July's full moon may not technically be "super," but it is still a sight to see.
By most definitions, the full moon on Monday is not considered a "supermoon" — the full moon that occurs each year when the moon is closest to Earth — although the moon is still quite close to the planet. This year's supermoon fell in June, but the two full moons in the months which flank a supermoon are almost supermoons as well.
A full moon shined on May 25, at 12:25 a.m. ET at a distance of 223,327 miles (359,410 kilometers), only 1,503 miles (2,419 kilometers) farther away than the supermoon of June 23.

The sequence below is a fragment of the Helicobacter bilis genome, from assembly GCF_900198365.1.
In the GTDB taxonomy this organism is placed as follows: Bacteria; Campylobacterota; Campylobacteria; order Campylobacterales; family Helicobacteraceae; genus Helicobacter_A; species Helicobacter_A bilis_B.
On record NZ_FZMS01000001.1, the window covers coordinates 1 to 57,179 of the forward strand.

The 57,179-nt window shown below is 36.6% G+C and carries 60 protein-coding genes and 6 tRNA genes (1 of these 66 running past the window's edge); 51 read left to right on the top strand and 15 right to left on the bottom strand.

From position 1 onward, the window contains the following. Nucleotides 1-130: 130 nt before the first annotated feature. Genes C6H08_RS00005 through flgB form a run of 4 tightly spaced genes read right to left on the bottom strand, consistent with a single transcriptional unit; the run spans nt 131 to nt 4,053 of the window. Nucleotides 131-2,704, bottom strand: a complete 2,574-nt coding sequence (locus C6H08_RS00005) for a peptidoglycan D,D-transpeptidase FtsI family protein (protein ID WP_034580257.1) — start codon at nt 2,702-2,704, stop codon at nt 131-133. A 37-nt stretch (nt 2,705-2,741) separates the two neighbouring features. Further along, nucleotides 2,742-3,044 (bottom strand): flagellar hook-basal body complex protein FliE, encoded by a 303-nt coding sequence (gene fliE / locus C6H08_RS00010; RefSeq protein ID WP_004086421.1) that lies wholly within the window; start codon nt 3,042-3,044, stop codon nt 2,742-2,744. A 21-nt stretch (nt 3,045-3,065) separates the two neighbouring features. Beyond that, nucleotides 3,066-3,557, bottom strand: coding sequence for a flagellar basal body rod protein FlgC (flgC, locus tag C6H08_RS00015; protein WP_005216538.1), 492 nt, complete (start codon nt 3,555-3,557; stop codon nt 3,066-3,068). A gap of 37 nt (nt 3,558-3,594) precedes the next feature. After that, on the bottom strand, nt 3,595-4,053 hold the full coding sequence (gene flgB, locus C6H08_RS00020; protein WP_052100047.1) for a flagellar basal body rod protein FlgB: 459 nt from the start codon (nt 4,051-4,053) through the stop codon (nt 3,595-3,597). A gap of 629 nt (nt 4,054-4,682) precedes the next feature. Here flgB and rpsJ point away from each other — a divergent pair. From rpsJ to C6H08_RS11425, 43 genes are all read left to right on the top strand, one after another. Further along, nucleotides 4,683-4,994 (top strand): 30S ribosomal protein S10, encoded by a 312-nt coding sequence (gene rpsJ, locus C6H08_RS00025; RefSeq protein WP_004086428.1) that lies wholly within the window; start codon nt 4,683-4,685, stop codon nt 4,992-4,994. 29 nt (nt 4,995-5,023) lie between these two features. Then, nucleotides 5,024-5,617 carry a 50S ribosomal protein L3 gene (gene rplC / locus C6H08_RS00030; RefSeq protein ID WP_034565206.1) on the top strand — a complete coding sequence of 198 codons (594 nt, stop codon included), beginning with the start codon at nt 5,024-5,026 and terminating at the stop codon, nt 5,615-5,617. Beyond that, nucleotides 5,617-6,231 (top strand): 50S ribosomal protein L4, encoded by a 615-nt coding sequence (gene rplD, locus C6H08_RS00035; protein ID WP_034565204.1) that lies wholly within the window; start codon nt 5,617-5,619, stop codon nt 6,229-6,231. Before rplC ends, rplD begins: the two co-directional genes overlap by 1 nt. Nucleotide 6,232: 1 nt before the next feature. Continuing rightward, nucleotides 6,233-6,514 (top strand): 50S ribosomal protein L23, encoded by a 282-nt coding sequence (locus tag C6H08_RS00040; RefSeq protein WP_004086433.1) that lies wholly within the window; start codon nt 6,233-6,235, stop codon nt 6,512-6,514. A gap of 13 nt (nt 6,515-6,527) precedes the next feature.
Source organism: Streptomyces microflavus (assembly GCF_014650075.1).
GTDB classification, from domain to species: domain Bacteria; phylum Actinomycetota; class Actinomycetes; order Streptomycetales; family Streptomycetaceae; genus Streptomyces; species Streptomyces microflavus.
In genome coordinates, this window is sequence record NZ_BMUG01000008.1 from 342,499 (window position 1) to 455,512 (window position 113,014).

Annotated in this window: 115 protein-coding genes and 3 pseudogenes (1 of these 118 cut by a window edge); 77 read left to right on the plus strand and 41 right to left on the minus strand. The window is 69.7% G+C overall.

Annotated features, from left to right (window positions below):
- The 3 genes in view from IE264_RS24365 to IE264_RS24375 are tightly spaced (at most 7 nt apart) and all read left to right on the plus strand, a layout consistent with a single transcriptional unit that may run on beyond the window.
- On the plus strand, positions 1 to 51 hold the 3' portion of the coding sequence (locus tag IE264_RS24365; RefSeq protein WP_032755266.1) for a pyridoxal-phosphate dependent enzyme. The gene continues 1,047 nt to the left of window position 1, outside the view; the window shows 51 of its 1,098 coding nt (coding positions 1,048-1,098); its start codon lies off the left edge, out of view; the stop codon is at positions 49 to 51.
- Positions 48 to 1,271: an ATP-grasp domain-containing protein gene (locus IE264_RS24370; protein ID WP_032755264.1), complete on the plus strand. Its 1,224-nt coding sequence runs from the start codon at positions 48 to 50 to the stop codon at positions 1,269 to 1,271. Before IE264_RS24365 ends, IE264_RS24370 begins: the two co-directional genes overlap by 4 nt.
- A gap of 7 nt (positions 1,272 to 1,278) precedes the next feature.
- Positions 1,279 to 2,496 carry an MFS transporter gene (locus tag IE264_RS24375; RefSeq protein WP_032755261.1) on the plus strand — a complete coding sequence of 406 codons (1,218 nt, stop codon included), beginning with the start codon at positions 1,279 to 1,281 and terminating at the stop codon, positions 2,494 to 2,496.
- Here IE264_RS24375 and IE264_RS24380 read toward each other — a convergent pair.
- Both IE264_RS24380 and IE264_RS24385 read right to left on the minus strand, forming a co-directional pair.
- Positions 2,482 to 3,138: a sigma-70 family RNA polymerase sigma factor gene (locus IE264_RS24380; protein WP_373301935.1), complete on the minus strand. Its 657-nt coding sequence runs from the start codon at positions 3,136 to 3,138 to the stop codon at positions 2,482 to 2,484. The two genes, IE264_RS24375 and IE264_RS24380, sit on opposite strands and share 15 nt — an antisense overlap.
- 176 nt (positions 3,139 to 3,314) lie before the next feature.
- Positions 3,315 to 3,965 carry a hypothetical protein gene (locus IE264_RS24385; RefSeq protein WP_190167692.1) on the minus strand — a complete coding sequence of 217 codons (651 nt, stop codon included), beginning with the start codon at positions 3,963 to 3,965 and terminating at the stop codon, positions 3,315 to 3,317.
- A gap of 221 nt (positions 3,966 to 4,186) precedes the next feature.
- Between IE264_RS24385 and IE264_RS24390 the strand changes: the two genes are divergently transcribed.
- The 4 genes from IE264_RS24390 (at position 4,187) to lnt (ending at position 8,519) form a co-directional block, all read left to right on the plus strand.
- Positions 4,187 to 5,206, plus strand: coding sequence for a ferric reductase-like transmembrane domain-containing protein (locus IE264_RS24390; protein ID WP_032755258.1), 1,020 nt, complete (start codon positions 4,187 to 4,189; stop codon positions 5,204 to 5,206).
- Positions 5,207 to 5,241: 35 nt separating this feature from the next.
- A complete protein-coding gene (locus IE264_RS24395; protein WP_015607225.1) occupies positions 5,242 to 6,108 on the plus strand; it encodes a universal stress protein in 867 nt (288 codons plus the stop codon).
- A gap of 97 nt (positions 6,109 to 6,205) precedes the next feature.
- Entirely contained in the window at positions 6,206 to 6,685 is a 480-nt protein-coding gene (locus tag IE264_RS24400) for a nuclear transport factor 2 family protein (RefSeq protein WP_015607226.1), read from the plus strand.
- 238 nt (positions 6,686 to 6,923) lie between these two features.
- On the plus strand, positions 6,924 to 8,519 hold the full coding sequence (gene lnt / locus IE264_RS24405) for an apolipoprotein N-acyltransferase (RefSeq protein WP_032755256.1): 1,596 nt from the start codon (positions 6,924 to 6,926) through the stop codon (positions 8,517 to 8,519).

Monday's full moon will occur at 2:16 p.m. ET, so Americans will not get to see the exact moment it's full. Technically, folks in the eastern half of the country didn't see last month's supermoon at its peak because it set just before it was exactly full.
At moonrise around 8:17 p.m. ET on Monday (about six hours past full), the moon will be only 223,258 miles (359,299 kilometers) away — or 1,434 miles (2,308 kilometers) farther than the supermoon at its closest distance. More